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Mental Health w/ RA

Maintaining my mental health (together with my physical health) is the main reason why I started this blog. I wanted someone to talk about how living with a chronic illness has affected their spiritual and emotional well-being. But in a society obsessed with the “overcomers,” how do we take care of our mental health without having to have it totally together all the time?

1. Don’t. 

As a young person living with RA, nothing annoys me more than seeing perfectly perfect people on the cover of health magazines. You know which ones I’m talking about, the ones with perfect in-shape bodies, perfect homes, and perfect spouses who provide for their every need while they get to focus solely on taking care of their health.

Now, I have nothing against those who seemingly have it all together, but you know what I really love?? The people with RA who don’t. Those folks who show their vulnerabilities and who express their pain, their disdain at having this disease, and their anger at their relatives for not understanding. My life doesn’t revolve around Arthritis, but it has left its little mark on virtually every area of my life. So I love and respect the people who show itand other realities about living with a chronic disease.

2. Entertain your emotions and they will go.

A mentor of mine once told me a story about living as a young girl in Africa. Often, many of her friends and relatives from the US would come visit her missionary parents while they were living in Tanzania. Well, apparently, she hatedbeing visited by company. So her mother would tell her, “All we have to do is entertain them for a little while, and then they will go.”

There is nothing healthier than entertaining your emotions and letting yoed940647fa425a2192de32a493b31492--ugly-faces-hilarious-memesurself feel what your body, mind, and soul desperately wants you to feel. There are many negative repercussions to holding negative emotions in–including increased pain, depression, sleeplessness, etc. The point is, as much as Kim Kardashian hates her crying face, at that moment when she was admitting she was unhappy in her marriage, crying and expressing herself was the healthiest thing she could have done.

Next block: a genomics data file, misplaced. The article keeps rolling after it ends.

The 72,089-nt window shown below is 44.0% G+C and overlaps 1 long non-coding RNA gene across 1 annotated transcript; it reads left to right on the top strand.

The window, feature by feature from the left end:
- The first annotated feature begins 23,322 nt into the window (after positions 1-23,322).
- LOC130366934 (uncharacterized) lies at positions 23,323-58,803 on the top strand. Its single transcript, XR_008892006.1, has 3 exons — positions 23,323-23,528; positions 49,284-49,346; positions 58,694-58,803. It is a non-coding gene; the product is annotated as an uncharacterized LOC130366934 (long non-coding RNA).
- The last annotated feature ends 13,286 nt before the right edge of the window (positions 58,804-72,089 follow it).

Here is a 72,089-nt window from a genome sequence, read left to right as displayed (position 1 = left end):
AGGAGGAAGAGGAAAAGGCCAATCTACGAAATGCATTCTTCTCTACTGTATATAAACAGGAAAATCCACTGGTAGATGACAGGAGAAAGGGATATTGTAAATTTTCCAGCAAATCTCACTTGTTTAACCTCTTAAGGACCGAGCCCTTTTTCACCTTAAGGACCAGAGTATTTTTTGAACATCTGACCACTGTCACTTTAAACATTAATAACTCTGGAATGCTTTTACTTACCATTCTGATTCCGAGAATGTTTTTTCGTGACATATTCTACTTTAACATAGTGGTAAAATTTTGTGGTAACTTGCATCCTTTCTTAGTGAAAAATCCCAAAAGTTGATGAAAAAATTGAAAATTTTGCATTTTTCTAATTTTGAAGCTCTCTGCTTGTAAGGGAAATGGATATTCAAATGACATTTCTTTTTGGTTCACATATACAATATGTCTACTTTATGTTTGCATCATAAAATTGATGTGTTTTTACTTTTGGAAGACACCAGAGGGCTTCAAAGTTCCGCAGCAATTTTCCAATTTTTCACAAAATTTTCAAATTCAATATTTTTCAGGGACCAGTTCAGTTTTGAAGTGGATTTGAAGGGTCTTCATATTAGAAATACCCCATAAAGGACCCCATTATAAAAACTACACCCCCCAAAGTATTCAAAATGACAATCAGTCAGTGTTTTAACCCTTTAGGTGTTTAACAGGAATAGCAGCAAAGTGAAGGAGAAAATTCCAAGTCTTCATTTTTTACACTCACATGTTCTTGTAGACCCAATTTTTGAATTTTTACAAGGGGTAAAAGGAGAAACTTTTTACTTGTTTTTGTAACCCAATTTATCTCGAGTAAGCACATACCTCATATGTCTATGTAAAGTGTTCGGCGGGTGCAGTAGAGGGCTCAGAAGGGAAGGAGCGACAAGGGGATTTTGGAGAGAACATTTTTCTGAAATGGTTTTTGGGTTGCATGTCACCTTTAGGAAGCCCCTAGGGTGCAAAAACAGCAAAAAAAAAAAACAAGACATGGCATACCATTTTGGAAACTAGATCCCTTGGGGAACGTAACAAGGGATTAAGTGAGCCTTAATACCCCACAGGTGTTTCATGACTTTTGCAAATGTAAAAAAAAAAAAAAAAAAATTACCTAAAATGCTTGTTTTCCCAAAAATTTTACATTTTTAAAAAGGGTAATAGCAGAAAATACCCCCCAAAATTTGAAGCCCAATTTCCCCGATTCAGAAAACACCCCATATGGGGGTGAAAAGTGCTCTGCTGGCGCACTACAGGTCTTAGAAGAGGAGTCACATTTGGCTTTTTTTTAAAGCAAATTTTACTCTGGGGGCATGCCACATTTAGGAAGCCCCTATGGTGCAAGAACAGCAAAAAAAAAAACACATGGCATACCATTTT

One thing my mentor (a licensed clinical social worker) likes to say is this: “Don’t be afraid of crying. You won’t cry forever. Eventually, you’ll fall asleep then wake up feeling better.” Pretty sound advice, if you ask me.

3. Promise yourself to wake up with a new attitude tomorrow.

This is something I like to do. It helps me feel less guilty about having a “bad day,” and gives me something to look forward to. To me, it doesn’t matter how many tomorrows go by before I wake up with a new attitude. We all know is that it isn’t always as simple as “promising to wake up better”–sometimes the “tomorrow” is even worse than the day before! What matters to me is that I tried to have a better day and gave that new day a chance. 

Living in my teens with depression meant that I was always concerned about the past. Focusing on today and the hope for a better tomorrow gets me through life’s tough patches.

A poem I used to read went like this: RABlog2017

Today, is here and yesterday, is gone!